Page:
From 2003 to 2008, Manafort and his firm worked for Deripaska across Europe—in Montenegro, Georgia, and Ukraine. Over that time, the consultant and the client also became business partners. Deripaska invested millions in a private-equity fund that Manafort established, with the intent of buying assets across the former Soviet Union. Based on various court filings and lawsuits, we know that the relationship went very badly. In these documents, Deripaska suggests that Manafort might have stolen his money. And based on the special counsel’s filings, we also know that Manafort owed Deripaska even more money in the form of unpaid loans. Instead of making an effort to settle these large debts, Deripaska says that Manafort simply stopped returning his messages.
Manafort finally reached out to Deripaska, just after he joined Donald Trump’s campaign. In emails obtained by The Atlantic that Paul Manafort traded with an aide, Manafort proposed giving Deripaska special access to the campaign, with the apparent hope of making his debts disappear. We don’t know what became of Manafort’s outreach to Deripaska. Perhaps it yielded nothing. Deripaska claims that he never received messages from Manafort in 2016. But it’s also worth watching hidden video footage of Deripaska sitting on his yacht with a top Putin official, procured by the Russian opposition politician Alexei Navalny. The video captured a meeting held in August 2016, two weeks before Manafort resigned as campaign chair. According to Navalny, the video lends credibility to the theory that Deripaska might have been a crucial intermediary between Manafort and the Kremlin.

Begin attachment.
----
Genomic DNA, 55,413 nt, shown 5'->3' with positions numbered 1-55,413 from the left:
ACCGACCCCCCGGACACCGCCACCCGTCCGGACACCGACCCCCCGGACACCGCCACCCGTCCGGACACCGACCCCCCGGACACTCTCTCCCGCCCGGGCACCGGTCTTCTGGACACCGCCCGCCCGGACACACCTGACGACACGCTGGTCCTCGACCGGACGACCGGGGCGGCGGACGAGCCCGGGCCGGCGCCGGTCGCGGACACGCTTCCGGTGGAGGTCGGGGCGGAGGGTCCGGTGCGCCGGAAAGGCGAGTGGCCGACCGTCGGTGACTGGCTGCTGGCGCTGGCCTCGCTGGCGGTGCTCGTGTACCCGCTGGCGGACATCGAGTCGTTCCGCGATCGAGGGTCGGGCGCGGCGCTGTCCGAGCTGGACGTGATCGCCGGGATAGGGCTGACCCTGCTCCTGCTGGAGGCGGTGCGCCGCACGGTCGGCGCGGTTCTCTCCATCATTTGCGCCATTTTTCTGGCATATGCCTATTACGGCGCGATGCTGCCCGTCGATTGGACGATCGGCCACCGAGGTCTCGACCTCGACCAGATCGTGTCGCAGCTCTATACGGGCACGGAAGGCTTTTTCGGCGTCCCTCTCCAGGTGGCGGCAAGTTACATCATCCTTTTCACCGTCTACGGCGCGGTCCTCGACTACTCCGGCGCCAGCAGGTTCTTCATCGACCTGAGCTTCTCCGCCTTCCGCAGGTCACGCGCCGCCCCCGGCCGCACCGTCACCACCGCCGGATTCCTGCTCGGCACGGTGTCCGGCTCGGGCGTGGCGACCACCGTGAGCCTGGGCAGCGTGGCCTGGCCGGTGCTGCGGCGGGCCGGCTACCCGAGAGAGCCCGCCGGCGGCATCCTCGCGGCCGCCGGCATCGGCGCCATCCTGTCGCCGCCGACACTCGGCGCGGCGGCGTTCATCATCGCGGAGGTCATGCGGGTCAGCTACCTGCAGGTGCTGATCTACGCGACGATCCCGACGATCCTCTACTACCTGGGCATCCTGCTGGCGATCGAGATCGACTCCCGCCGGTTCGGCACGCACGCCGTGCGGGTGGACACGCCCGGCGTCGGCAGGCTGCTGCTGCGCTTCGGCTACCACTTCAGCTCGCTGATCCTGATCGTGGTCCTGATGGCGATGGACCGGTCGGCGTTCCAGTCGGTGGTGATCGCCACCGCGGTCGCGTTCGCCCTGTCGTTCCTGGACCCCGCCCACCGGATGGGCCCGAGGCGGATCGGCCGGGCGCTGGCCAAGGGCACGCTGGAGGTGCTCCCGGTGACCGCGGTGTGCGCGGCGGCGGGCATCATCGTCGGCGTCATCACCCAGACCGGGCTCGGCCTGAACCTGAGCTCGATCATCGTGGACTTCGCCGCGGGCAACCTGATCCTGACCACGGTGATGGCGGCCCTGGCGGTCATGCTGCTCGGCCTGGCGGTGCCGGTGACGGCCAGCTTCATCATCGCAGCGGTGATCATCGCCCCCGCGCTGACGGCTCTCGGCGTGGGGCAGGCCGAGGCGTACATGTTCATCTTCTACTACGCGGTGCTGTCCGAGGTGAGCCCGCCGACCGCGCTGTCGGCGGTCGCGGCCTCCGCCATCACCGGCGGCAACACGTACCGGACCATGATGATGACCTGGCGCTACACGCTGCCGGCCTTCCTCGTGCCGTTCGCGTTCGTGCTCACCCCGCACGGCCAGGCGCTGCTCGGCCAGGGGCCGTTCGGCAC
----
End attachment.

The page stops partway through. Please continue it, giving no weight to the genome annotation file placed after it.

The Curious Case of Konstantin Kilimnik
Robert Mueller has periodically suggested that Manafort’s top aide was an active agent of Russian intelligence in 2016. When I profiled Konstantin Kilimnik earlier this year, an old colleague of his quoted Manafort as describing him as “my Russian brain.” Is this connection to Russian intelligence just a meaningless coincidence? Kilimnik was Manafort’s primary interface with Deripaska.
One of the most shocking revelations from the Mueller investigation is the suggestion that Manafort’s longtime aide is a pawn of Russian intelligence.
Paul Manafort’s recent career could be read as a rolling series of nadirs. One of those low points was his departure from the Trump campaign on August 19, 2016. He left after The New York Times reported that Manafort was receiving off-the-books payments from his Ukrainian clients. The very day that Manafort resigned, he created a new LLC called Summerbreeze. In the months that followed, the LLC began receiving millions in loans from financial institutions with ties to Trump. Why would these lenders give cash to Manafort given the press attention he was receiving and his clearly troubled finances? (In the previous Manafort trial, the special counsel alleged that Manafort promised to help the head of one of these banks obtain a job in the Trump administration.)